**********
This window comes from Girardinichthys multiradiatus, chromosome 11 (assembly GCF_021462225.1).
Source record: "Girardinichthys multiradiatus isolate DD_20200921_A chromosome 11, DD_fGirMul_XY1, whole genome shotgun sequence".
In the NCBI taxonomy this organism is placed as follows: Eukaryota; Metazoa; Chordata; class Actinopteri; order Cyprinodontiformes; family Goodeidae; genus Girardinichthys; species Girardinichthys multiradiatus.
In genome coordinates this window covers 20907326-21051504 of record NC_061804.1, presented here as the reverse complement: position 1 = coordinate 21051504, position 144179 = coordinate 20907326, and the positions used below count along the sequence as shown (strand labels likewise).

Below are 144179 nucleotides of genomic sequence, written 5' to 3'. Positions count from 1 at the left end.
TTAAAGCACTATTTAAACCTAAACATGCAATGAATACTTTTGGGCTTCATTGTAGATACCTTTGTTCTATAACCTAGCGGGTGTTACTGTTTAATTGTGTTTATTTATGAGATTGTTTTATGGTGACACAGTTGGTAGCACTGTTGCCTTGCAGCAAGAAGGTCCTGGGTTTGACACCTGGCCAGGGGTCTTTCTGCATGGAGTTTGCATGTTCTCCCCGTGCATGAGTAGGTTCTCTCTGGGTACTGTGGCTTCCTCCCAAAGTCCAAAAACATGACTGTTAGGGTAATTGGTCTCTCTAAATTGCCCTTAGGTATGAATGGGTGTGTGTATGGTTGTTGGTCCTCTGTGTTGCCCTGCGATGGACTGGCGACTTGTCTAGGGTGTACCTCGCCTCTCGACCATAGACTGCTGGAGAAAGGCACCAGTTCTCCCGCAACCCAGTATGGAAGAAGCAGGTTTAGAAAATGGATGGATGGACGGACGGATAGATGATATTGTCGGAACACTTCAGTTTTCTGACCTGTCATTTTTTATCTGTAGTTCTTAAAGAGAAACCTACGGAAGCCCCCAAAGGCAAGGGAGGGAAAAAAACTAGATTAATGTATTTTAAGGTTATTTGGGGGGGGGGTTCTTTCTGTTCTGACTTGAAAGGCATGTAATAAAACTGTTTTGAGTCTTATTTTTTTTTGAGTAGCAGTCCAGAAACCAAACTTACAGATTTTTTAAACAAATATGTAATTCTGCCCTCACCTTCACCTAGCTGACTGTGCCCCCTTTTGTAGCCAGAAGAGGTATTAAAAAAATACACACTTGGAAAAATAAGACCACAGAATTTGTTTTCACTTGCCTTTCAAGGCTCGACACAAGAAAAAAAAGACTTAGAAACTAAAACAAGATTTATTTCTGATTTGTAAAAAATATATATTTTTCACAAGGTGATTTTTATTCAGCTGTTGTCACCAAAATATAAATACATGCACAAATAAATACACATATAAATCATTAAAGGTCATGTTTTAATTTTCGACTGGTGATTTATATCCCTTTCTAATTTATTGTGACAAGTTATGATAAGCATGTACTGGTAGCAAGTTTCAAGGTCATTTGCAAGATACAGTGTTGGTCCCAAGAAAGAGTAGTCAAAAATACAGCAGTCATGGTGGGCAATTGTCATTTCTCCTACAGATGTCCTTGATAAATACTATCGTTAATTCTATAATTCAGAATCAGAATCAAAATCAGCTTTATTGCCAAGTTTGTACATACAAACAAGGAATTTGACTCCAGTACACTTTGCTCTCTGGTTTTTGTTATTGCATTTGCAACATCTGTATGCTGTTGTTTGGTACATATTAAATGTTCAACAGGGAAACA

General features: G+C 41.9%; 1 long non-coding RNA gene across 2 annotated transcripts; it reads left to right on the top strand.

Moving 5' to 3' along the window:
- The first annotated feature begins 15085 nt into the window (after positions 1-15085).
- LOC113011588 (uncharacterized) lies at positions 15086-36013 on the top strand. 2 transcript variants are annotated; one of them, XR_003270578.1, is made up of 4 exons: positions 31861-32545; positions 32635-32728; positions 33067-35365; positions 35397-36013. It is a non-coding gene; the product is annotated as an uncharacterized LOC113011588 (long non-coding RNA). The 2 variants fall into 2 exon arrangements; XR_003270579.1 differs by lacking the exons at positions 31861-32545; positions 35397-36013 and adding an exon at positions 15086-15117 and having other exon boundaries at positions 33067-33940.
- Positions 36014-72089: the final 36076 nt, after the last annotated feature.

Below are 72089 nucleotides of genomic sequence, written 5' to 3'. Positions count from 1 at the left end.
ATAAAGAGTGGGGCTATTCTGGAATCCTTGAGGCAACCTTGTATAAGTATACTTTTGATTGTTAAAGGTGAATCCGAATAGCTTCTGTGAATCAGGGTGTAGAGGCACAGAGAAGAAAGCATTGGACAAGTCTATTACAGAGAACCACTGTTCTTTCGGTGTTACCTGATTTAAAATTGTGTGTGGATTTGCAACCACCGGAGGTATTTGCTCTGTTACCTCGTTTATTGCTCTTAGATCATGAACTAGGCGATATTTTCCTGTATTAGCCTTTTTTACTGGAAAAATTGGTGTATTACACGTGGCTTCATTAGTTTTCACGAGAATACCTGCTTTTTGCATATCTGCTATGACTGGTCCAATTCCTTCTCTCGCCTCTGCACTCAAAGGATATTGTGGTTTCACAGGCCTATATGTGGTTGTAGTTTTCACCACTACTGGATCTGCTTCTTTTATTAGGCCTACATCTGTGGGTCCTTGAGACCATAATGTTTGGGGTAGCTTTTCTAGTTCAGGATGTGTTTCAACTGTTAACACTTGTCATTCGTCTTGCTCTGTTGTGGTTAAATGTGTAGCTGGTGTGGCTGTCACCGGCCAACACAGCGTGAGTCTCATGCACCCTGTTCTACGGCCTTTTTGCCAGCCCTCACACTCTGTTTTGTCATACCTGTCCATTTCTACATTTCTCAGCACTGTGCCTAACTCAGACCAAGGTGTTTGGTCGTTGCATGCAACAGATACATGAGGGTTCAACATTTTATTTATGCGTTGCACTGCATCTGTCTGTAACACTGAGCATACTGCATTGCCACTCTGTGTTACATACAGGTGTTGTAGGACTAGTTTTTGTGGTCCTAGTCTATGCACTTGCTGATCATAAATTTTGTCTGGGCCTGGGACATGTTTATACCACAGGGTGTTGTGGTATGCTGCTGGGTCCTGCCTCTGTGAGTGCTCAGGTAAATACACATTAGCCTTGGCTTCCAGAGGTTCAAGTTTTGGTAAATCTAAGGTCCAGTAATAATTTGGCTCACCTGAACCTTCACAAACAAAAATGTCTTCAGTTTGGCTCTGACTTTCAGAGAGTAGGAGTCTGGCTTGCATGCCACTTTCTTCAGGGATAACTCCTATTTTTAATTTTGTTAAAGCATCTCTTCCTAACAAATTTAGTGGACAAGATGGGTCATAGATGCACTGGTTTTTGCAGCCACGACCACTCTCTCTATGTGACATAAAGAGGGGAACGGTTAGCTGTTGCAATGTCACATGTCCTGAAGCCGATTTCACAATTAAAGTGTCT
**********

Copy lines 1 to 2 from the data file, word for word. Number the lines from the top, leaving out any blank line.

This window comes from Girardinichthys multiradiatus, chromosome 11 (assembly GCF_021462225.1).
Source record: "Girardinichthys multiradiatus isolate DD_20200921_A chromosome 11, DD_fGirMul_XY1, whole genome shotgun sequence".